Sunday, March 05, 2006

Why Hawaiian Charges A Higher Price To A. Samoa Than To California

Points:

***Governor Togiola demands that Hawaiian charge no more than $400 for a round trip. Tickets now range from $800 to $1000 for a round trip ticket.

***Governor Togiola says people can profit (especially since he profits everyday as a governor), but Hawaiian is too concerned with revenues and not financial burden on families.

***Short Run Costs vs. Long Run Costs

***Economies of Scale

***Property Rights

***Foreign carriers are prohibited from providing service between two US ports because of the Jones Act.

***What have our politicians done to exempt us from the Jones Act?

Note to readers: Feel free to comment on points you like to add or to expand on the points already listed. Thank you.

2 Comments:

At 3:18 AM , Blogger TikiPundit said...

Maybe the Guv just wants ASG to be like the loco Hawaii government. They got a gas tax, Togiola wants what is in effect a ticket tax.

Because who's gonna pay that 400-600 bucks? You and me, that's who. That money will come back to hurt us in some indirect way. A travel subsidy for them means a tax on my finances some way.

Why so expensive to fly there? It's a long way, for one thing. For another, airports are expensive. You have to pay to play to meet USA and ICAO standards. It's not like airlines are gouging customers anyway. They do the danse macabre around bankruptcy so often it's amazing the whole flight industry doesn't fall to pieces. Hawaiian, Aloha, the Hawaiian island puddlejumpers, Delta, United, on and on -- all have been in an out of bankruptcy more than your friendly local Hawaiian god has been in and out of Hotel Street bars.

Guv T is right: Hawaiian is concerned with the bottom line. Like every other global, regional or small business. There is no difference in concern with the bottom line between Hawaiian, Microsoft or Skin Deep Tattooing Waikiki. People care about their own bottom line in the household too. A smart government would also care about the bottom line (but there isn't much of that going around these days among govercrats). And what kine governor would Togiola be if he wasn't all over his personal bottom line? Well, a better one perhaps, but human nature sometimes takes over one's better altruistic instincts.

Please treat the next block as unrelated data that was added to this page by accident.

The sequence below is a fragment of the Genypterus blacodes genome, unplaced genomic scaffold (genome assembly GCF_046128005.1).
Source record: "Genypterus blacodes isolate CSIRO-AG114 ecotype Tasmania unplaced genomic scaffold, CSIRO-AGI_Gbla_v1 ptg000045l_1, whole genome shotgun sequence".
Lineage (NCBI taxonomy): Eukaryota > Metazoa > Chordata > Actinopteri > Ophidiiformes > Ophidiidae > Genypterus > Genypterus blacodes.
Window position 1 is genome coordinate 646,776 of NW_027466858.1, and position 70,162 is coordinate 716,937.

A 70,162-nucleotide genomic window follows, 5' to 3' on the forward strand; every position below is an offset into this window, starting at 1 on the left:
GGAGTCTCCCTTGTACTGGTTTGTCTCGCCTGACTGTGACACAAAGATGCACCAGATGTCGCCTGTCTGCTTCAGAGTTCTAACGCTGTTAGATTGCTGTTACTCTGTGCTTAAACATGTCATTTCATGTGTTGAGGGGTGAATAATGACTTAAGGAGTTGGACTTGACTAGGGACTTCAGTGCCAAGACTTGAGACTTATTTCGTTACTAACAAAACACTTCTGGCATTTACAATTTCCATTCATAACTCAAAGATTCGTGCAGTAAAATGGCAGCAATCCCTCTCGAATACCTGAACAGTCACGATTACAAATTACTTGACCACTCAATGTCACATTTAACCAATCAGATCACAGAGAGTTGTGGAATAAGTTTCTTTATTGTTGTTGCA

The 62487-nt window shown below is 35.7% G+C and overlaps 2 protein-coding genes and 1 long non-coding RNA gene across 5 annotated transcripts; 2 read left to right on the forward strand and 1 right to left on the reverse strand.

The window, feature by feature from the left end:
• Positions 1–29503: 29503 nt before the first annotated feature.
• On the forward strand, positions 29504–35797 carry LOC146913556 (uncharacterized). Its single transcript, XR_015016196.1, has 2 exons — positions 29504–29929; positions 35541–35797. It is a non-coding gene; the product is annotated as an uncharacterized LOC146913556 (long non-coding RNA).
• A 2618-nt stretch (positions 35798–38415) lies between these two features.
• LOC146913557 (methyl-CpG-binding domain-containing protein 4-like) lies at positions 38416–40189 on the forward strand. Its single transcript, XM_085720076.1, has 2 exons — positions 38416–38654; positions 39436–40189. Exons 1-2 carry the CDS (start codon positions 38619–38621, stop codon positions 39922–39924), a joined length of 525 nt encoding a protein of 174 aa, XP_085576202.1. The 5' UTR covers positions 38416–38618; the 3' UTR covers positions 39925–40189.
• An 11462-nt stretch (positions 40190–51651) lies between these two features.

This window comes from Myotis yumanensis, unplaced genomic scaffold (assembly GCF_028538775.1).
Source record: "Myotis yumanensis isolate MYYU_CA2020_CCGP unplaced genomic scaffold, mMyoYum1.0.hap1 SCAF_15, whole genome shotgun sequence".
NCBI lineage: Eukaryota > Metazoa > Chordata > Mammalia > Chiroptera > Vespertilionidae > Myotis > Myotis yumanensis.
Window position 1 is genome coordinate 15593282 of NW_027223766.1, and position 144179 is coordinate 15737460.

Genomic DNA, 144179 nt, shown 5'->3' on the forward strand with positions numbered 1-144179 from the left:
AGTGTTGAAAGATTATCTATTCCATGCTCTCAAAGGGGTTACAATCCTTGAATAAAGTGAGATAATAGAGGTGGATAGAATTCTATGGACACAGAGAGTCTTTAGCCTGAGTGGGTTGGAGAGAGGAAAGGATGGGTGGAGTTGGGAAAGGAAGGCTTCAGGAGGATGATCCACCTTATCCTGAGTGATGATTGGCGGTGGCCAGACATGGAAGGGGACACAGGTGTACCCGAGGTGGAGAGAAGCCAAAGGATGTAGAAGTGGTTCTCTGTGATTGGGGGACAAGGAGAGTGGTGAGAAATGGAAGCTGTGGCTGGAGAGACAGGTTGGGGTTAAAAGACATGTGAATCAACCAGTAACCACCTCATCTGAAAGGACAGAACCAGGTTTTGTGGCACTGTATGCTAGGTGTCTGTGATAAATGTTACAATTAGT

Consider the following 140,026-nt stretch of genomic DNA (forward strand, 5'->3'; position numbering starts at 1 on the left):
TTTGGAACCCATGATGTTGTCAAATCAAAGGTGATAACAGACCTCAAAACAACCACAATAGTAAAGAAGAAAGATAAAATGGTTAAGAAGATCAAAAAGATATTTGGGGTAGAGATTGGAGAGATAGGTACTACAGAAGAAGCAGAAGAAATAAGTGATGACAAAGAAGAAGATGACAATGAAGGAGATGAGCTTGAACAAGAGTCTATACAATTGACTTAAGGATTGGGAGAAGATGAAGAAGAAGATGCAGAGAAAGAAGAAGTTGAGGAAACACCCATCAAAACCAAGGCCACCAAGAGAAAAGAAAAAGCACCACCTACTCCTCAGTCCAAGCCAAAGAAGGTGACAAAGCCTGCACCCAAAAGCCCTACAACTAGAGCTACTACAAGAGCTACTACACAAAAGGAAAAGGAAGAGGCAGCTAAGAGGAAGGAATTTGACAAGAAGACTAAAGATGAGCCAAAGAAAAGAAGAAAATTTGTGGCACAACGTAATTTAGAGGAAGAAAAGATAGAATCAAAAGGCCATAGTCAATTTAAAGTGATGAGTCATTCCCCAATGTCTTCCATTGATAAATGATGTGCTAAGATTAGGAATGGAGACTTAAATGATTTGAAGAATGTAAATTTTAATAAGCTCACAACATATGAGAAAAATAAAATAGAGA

Jones Act refers to more than ships? Man, I seriously need to get out more.

All that written, I never went south from Hawaii because it was too expensive and I don't like to fly anyway. I like: 1 boat, 2 feet or 4 wheels.

 
At 2:10 PM , Blogger Talifaitasi Satele said...

thanks tikipundit for the comment. many think that despite HAL's need to profit, they should care about the financial burden on their consumers. i think they should too, but voluntarily... if they find value in such charity. another thing is that people don't know or forget that we all work hard to gain the most we can out of what we do. but that selfish or greedy initiative to make the most money is only good where the market is free and open to competition. microsoft is a dominant firm but it can only remain so by providing superior or cheaper service. when government force is used to maintain a monopoly, a business or a government agency has no incentive to provide superior service or the lowest price because they illegalize their competitors. so if you look at hawaiian airlines, they have no competitors because the Jones Act forbids foreign competition between two US ports. that's why we don't have any foreign carriers between two US airports anywhere in the mainland. moreover, our officials in the ASG did a poor job of trying to get an exemption from the law.

an economic lesson for politicians though. when demand rises in the short run, and businesses know their trade to know when demand is temporary and when it is not, there is no need to adjust their capital and labor inputs. if demand remain high for a longer period of time, businesses know that they can make more money selling a thousand widgets for a dollar than one widget for one hundred dollars. therefore, higher demand in the long run gives businesses a reason to adjust their capital and labor inputs to take advantage of economies of scale, which is the lowering of average costs over a greater number of widgets.

 

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